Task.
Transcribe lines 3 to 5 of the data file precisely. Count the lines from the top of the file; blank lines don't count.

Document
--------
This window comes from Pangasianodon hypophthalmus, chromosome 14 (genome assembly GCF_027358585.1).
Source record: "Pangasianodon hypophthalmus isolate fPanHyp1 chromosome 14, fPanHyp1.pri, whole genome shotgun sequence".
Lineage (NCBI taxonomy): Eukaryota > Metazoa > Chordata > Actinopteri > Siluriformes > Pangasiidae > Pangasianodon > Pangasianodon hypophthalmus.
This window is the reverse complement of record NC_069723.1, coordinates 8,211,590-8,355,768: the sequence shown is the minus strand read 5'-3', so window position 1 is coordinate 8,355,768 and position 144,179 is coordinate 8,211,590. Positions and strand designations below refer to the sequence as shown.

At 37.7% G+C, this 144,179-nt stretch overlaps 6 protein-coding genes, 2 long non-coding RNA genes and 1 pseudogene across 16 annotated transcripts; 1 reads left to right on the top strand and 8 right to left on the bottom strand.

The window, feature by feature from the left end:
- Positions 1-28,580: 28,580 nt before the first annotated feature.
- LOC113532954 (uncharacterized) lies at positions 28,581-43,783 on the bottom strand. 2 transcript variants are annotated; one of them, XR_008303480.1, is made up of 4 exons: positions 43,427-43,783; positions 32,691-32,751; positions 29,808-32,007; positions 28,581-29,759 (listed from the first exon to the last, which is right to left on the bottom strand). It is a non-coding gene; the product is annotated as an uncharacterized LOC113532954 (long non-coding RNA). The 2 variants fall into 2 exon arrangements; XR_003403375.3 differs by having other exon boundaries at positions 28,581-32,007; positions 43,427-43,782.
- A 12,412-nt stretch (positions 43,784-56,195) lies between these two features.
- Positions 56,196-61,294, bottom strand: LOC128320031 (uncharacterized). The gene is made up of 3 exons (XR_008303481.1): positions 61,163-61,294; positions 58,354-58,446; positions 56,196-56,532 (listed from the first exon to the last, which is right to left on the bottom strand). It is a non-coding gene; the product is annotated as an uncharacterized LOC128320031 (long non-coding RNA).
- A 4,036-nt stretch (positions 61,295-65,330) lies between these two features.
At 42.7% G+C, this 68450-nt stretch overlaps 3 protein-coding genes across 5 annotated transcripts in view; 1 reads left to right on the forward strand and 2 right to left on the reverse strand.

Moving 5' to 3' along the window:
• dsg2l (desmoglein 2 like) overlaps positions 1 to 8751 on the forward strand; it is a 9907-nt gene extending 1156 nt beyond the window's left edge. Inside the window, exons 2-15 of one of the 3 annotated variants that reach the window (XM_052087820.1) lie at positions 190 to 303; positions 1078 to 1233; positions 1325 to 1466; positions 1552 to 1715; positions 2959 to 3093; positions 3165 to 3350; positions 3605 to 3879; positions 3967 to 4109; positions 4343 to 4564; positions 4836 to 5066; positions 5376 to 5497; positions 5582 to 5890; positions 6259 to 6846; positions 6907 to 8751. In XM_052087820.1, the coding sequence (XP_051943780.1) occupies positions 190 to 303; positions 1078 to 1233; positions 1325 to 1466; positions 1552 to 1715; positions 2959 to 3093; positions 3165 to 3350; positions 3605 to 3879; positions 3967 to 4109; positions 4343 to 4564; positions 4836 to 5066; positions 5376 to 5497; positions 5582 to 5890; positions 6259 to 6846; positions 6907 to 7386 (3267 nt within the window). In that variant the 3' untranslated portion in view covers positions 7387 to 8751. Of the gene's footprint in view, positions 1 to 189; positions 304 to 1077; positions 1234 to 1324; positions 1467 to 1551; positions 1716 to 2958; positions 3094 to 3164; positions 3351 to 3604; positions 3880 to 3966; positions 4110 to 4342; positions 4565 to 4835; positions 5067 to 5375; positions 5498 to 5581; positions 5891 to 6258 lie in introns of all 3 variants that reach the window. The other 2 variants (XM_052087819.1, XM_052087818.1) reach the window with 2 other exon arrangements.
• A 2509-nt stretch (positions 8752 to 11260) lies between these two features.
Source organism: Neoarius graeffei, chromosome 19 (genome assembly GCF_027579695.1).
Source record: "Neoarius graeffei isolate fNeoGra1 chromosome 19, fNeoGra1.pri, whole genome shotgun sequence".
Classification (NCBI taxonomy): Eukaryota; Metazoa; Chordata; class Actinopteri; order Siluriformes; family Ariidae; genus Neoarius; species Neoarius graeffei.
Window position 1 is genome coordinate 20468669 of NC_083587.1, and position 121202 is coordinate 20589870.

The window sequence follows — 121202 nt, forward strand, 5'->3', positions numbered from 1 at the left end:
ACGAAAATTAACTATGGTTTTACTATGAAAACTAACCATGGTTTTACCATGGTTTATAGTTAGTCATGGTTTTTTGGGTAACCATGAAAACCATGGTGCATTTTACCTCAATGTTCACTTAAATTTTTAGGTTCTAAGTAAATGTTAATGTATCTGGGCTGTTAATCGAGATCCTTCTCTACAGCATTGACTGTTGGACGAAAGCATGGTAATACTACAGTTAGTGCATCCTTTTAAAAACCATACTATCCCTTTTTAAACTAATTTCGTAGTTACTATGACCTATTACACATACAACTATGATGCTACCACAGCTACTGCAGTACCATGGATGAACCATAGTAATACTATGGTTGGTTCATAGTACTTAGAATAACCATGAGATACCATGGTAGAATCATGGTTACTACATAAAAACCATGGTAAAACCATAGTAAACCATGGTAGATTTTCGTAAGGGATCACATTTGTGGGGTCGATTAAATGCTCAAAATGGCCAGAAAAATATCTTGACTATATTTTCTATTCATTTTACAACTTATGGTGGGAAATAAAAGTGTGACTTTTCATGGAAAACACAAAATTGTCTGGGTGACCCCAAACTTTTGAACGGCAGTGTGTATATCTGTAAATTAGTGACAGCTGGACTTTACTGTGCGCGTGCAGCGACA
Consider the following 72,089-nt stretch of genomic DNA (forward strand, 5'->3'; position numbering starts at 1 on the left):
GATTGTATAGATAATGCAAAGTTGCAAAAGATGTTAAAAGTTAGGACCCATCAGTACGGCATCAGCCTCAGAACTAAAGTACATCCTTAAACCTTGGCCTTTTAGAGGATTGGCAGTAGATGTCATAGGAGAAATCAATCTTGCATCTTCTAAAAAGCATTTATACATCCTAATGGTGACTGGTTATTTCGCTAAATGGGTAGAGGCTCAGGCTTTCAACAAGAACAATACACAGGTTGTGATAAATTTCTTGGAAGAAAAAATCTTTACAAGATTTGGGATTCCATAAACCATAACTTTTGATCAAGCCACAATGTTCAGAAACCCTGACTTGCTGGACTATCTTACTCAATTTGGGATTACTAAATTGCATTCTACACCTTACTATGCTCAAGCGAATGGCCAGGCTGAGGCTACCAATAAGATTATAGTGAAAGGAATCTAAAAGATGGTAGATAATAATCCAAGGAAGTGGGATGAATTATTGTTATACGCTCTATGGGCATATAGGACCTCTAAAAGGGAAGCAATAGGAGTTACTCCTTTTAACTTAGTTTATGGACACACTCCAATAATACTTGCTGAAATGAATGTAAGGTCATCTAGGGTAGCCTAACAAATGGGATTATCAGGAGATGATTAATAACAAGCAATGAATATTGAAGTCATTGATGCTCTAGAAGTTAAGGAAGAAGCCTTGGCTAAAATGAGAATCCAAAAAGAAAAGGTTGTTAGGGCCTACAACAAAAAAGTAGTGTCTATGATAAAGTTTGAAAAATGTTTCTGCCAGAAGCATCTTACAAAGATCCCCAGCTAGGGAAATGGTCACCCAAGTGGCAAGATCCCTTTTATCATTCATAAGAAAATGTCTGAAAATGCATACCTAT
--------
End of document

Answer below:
Lineage (NCBI taxonomy): Eukaryota > Metazoa > Chordata > Actinopteri > Siluriformes > Pangasiidae > Pangasianodon > Pangasianodon hypophthalmus.
This window is the reverse complement of record NC_069723.1, coordinates 8,211,590-8,355,768: the sequence shown is the minus strand read 5'-3', so window position 1 is coordinate 8,355,768 and position 144,179 is coordinate 8,211,590. Positions and strand designations below refer to the sequence as shown.

At 37.7% G+C, this 144,179-nt stretch overlaps 6 protein-coding genes, 2 long non-coding RNA genes and 1 pseudogene across 16 annotated transcripts; 1 reads left to right on the top strand and 8 right to left on the bottom strand.